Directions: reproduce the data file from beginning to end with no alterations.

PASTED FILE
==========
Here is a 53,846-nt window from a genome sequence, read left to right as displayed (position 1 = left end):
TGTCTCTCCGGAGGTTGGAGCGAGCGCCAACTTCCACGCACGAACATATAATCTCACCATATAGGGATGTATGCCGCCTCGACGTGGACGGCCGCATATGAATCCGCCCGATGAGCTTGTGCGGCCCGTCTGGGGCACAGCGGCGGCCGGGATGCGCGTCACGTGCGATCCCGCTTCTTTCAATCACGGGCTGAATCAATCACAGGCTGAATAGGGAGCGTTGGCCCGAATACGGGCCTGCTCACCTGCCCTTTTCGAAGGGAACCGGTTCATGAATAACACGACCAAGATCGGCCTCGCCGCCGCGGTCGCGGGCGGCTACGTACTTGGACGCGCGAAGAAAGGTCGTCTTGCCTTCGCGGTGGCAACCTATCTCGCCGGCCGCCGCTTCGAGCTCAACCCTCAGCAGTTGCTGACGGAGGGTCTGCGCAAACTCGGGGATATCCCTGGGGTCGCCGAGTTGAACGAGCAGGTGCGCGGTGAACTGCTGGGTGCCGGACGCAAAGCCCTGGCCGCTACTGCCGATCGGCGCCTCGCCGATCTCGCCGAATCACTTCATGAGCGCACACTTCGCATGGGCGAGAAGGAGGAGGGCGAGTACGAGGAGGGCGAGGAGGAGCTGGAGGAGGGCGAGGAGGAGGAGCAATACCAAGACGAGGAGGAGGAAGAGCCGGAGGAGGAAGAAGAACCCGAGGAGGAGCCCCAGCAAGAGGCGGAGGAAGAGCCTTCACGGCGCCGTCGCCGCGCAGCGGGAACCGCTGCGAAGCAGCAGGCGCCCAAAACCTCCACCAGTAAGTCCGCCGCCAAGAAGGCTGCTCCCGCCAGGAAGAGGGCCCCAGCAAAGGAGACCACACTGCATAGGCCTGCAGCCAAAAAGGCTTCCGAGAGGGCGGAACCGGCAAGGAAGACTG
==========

Here is a 53,846-nt window from a genome sequence, read left to right as displayed (position 1 = left end):
TGTCTCTCCGGAGGTTGGAGCGAGCGCCAACTTCCACGCACGAACATATAATCTCACCATATAGGGATGTATGCCGCCTCGACGTGGACGGCCGCATATGAATCCGCCCGATGAGCTTGTGCGGCCCGTCTGGGGCACAGCGGCGGCCGGGATGCGCGTCACGTGCGATCCCGCTTCTTTCAATCACGGGCTGAATCAATCACAGGCTGAATAGGGAGCGTTGGCCCGAATACGGGCCTGCTCACCTGCCCTTTTCGAAGGGAACCGGTTCATGAATAACACGACCAAGATCGGCCTCGCCGCCGCGGTCGCGGGCGGCTACGTACTTGGACGCGCGAAGAAAGGTCGTCTTGCCTTCGCGGTGGCAACCTATCTCGCCGGCCGCCGCTTCGAGCTCAACCCTCAGCAGTTGCTGACGGAGGGTCTGCGCAAACTCGGGGATATCCCTGGGGTCGCCGAGTTGAACGAGCAGGTGCGCGGTGAACTGCTGGGTGCCGGACGCAAAGCCCTGGCCGCTACTGCCGATCGGCGCCTCGCCGATCTCGCCGAATCACTTCATGAGCGCACACTTCGCATGGGCGAGAAGGAGGAGGGCGAGTACGAGGAGGGCGAGGAGGAGCTGGAGGAGGGCGAGGAGGAGGAGCAATACCAAGACGAGGAGGAGGAAGAGCCGGAGGAGGAAGAAGAACCCGAGGAGGAGCCCCAGCAAGAGGCGGAGGAAGAGCCTTCACGGCGCCGTCGCCGCGCAGCGGGAACCGCTGCGAAGCAGCAGGCGCCCAAAACCTCCACCAGTAAGTCCGCCGCCAAGAAGGCTGCTCCCGCCAGGAAGAGGGCCCCAGCAAAGGAGACCACACTGCATAGGCCTGCAGCCAAAAAGGCTTCCGAGAGGGCGGAACCGGCAAGGAAGACTG